International organizations, NGOs, local groups and businesses are already responding and making a real difference to one of the most important global challenges of our time: e-waste! But there is much more we can do.
This course looks at some innovative ways we can design products to prevent e-waste and the negative impacts it causes. You will also learn about the important role of international collaboration for the control and movement of hazardous waste and how policy, incentives and international standards can help make a real difference.
The aim of the Reducing e-waste by design, standards, business and policy course is to inform and inspire people to create and implement solutions that reduce e-waste: designing sustainable products, services and business models, putting international standards and policy instruments into action.
The Reducing e-waste by design, standards, business and policy course contains the following topics:
- Preventing e-waste by design
E-waste across borders - International co-operation and control
- Instruments, policies and incentives to ensure e-waste is moved and managed according to international agreements and best practice
- International standards and guidelines (featuring insights into the International Telecommunication Union (ITU) Standards, and guidelines from MPPI, PACE and SRI)
This course fits into the overall MOOC as follows:
In order to help you achieve the learning outcomes, the Reducing e-waste by design, standards, business and policy includes rich e-learning content, videos and links to a range of publications and websites.
We know however that active learning leads to the best results, so we've included a variety of hands-on learning activities, that include research and applying the knowledge you gain, to help you to get the most out of it, including
- Eco-design and the sustainability card game
- Re-invent, re-think, re-design activity
- Basel Convention in your country
- Basel Convention quiz
- EPR and the regulatory framework in my country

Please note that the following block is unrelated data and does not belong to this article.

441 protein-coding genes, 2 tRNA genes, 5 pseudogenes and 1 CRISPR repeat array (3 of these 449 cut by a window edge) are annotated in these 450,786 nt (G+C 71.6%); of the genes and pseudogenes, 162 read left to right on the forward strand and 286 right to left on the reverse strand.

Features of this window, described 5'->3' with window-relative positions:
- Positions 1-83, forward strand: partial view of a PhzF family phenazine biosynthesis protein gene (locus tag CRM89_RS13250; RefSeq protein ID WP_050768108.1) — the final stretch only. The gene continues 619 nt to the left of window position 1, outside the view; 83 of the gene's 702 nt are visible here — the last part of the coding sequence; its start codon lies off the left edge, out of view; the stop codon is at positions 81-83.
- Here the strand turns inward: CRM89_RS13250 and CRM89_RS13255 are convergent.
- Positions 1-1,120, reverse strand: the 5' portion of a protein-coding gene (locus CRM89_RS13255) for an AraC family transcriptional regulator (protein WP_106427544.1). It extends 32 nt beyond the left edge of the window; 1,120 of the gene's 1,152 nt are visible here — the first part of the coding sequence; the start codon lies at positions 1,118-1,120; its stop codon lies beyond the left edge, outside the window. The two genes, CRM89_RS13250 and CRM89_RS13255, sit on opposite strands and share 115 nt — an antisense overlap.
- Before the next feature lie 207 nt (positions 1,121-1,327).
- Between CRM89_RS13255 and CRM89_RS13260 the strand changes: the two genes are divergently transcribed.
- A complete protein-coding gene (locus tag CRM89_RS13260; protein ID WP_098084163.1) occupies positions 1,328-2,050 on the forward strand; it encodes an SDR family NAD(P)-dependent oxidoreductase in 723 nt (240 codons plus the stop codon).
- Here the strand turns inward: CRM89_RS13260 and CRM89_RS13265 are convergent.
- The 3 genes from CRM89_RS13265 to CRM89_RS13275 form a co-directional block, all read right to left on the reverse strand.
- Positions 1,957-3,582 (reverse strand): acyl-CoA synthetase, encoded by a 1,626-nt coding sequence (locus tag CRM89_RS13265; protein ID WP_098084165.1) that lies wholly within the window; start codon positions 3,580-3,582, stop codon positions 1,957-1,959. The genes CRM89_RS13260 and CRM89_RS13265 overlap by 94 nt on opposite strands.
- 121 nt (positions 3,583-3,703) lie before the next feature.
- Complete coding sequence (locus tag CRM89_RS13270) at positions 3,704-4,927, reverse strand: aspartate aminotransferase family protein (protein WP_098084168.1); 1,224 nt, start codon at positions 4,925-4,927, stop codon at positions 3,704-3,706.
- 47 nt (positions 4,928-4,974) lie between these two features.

- Business benefits of tackling the e-waste challenge
- Applying the Connect – Extend – Challenge thinking routine for different e-waste guidelines and standards.
What else is on offer?
- Interactive questions and quizzes in the learning nuggets
- Community group peer-to-peer discussions linked to the main learning material.
This course is for anyone with an interest in the topic of e-waste but will be of special interest to policy makers, designers and businesses looking for inspiration on the potential of circular economy models.
Whether you’re a student, entrepreneur, innovator... or e-waste hoarder, the course will increase your knowledge and potentially germinate new thinking and ideas.
You do not need any prior knowledge of the topics to complete this course.
The Reducing e-waste by design, standards, business and policy was prepared as part of the E-waste Challenge MOOC by authors: UNEP administered Secretariat of the Basel, Rotterdam, and Stockholm Conventions (BRS/UNEP), EIT Climate-KIC and KU Leuven (University of Leuven, Belgium).
Special thanks go to the International Telecommunication Union (ITU) for insights into ITU Standards relating to the e-waste challenge. Additional reviews and technical input on ITU Standards were provided by
- Paolo Gemma, Chairman of Working Party 2 of ITU-T Study Group 5
- Reyna Ubeda, Study Group 5 Adviser
- Sahifa Imran , ITU Consultant
- Cristina Bueti, ITU Focal Point on Environment and Smart Sustainable Cities.
The authors collaborated with other contributory organizations for valuable insights and materials to create the full E-waste Challenge MOOC:
- World Health Organization (WHO)
- EIT RawMaterials
- World Resources Forum (WRF).
The course is hosted by EIT Climate-KIC, Europe’s leading climate innovation initiative, on its learning platform.
To complete the course, allow yourself approximately these timings:
Working through the e-learning screens: 3 hours
Learning activities and research: 5.5 hours
Total 8.5 hours
EIT Climate-KIC is a European knowledge and innovation community, working towards a prosperous, inclusive, climate-resilient society founded on a circular, zero-carbon economy. We are supported by the EIT, a body of the European Union.
"If we want to support mindset shifts and systems change, we think that it is essential to make knowledge broadly accessible, not only explaining the risks and challenges, but also sharing insights on already available solutions and on how every single individual contribution is crucial for keeping global warming well below 2°."
- Sira Saccani, Director of the Sustainable Production Systems Team at EIT Climate-KIC
Online, self-paced course.
Group discussions in the online community.
Free certificate of completion.